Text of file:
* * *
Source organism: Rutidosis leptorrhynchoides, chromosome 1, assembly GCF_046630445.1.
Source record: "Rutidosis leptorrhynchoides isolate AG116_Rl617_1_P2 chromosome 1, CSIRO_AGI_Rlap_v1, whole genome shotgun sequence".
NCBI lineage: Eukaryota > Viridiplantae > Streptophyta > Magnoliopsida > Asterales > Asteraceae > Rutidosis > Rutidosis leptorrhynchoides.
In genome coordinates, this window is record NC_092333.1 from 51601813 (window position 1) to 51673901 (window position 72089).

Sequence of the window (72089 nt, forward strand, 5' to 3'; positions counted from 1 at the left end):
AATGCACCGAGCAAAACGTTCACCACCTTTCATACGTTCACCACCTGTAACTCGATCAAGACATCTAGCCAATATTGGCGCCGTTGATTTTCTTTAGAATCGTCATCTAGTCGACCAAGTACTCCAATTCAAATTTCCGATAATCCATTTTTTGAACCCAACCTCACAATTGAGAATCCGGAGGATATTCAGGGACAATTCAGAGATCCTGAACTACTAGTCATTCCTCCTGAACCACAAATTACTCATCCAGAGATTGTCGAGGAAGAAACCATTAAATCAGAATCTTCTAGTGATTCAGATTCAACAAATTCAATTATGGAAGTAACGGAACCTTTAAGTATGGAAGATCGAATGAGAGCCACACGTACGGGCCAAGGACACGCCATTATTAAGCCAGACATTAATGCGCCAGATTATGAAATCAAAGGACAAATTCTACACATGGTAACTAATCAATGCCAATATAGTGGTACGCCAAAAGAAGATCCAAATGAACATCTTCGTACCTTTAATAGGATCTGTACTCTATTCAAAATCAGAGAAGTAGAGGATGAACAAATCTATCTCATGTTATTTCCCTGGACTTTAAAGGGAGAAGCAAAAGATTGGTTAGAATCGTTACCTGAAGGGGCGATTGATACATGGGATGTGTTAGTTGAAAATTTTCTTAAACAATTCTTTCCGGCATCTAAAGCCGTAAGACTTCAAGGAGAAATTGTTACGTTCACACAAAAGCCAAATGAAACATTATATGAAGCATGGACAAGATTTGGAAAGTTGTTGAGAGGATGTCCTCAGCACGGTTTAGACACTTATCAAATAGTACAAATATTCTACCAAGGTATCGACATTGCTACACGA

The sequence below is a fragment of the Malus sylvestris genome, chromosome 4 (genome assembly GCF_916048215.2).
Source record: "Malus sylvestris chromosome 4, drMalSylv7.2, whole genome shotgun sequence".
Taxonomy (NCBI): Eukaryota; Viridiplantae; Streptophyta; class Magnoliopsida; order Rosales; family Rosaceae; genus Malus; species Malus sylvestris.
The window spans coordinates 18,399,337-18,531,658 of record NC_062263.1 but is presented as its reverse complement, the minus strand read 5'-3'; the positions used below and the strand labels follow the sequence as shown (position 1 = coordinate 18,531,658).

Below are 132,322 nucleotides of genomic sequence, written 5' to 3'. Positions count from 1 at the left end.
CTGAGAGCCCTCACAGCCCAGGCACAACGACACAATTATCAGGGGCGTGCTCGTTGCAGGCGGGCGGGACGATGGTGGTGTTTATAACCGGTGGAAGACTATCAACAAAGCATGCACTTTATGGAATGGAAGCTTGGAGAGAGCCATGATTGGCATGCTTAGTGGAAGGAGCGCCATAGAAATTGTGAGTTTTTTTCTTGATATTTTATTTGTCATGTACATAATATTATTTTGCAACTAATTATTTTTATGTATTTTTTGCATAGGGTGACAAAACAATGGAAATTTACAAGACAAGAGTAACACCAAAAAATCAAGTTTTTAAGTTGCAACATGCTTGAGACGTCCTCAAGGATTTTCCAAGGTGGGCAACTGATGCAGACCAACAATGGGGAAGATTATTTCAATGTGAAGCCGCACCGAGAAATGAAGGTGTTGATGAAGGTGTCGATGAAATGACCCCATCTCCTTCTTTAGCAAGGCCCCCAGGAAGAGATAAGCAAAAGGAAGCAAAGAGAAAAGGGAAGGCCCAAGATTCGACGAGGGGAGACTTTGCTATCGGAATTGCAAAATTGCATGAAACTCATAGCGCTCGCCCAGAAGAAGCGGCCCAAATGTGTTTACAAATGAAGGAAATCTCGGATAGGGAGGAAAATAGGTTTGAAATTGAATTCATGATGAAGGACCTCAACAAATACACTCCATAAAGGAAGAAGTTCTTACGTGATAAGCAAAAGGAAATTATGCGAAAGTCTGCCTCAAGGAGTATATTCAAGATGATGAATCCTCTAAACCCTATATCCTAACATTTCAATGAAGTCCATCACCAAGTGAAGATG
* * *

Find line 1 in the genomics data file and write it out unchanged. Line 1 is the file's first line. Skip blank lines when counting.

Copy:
Source organism: Rutidosis leptorrhynchoides, chromosome 1, assembly GCF_046630445.1.